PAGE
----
States to decide on implementing parts of ObamaCare
Many opponents of ObamaCare believed that the battle was lost after the Supreme Court ruling that upheld the heart of the law — the individual mandate — this summer and after President Obama won re-election last week.
While these events all but ensure that the law will go into effect as planned, the Supreme Court’s decision did give states the ability to fight back against ObamaCare by allowing them to opt-out of the health insurance exchanges, which would cost millions for each state to implement and give the federal government control over picking and choosing what plans could be sold.
Today is the deadline for states to tell the federal government where or not they’re going to participate in the exchanges and the expansion of Medicaid, which is even more costly to taxpayers. Of course, this deadline is meaningless. As Michael Cannon recently explained it “is no more real than the ‘deadlines’ for implementing REAL ID, which have been pushed back repeatedly since 2008.”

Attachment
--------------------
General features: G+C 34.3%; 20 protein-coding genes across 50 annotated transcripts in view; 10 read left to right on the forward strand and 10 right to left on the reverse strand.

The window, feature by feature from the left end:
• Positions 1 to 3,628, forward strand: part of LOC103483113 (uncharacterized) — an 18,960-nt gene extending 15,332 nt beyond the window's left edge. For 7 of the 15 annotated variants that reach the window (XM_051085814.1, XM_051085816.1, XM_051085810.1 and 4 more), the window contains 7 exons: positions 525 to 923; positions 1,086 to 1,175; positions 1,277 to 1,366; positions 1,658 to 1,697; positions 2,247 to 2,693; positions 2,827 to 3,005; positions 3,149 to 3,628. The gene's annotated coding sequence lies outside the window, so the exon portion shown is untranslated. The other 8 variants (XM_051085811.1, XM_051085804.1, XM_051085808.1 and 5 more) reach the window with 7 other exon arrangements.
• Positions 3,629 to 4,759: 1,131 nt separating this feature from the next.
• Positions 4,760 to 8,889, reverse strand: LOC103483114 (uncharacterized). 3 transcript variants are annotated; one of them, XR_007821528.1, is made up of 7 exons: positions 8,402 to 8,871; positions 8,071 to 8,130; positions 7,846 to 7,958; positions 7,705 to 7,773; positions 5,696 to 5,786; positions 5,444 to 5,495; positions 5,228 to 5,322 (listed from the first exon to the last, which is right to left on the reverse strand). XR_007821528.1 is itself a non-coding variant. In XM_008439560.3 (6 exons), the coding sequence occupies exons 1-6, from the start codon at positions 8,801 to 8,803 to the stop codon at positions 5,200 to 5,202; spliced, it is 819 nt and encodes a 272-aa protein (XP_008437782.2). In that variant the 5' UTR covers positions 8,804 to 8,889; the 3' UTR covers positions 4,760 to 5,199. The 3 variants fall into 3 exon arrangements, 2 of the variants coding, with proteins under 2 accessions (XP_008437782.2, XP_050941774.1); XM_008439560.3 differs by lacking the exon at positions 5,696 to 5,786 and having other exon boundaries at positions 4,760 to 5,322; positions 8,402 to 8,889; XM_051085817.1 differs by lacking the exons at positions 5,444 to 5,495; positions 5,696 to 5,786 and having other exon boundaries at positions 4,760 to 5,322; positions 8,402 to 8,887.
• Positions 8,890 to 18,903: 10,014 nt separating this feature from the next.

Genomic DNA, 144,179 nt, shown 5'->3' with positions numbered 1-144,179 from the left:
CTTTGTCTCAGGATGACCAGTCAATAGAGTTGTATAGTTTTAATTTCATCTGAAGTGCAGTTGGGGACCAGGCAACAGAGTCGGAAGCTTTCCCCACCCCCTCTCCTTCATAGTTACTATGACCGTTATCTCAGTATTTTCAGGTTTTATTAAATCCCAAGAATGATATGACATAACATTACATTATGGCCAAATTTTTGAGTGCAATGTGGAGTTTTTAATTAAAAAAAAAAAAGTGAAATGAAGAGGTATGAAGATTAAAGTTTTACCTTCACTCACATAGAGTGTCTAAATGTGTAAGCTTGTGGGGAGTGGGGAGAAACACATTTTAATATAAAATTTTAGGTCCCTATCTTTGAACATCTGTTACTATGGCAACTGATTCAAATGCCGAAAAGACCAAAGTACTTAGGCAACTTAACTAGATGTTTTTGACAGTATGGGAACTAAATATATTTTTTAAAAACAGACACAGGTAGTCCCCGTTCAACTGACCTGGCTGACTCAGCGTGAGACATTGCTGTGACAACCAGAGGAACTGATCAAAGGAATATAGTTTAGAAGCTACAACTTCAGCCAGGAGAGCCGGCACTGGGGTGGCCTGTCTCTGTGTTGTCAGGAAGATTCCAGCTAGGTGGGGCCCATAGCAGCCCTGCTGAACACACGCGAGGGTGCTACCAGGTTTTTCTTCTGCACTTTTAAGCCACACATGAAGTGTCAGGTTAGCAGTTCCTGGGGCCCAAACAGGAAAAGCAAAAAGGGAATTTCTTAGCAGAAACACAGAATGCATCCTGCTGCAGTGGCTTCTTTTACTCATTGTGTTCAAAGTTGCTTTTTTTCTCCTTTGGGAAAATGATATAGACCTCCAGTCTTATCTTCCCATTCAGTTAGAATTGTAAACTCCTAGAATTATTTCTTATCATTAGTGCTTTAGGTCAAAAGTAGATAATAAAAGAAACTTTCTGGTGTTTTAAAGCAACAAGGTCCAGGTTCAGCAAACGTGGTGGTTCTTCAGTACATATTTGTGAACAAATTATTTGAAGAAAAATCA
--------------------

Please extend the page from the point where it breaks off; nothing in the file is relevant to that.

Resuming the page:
Before the Supreme Court ruling, Cannon explained why the exchanges are a terrible idea and how states can limit the impact of the law by refusing to participate and how it could be good for states because it will make the cost of doing business cheaper:
The more states that opt-out of the exchanges and expansion of Medicaid, the more problems it causes for the Obama Administration. As of today, 18 states have opted out of the insurance exchanges — Alabama, Alaska, Florida, Indiana, Iowa, Kansas, Louisiana, Maine, Missouri, Nebraska, New Hampshire, North Dakota, Ohio, South Carolina, South Dakota, Texas, Virginia, and Wyoming. At least a few more states are expected to join the list by the end of the day.
There isn’t much we can do to stop ObamaCare, which is much more expensive to taxpayers than originally estimated, prompting insurers to raise premiums, and is causing business to cut hours and raise prices to deal with the costs the law is bringing on them. But the states represent the last line of defense in beating back at least some of the cost of the law on taxpayers.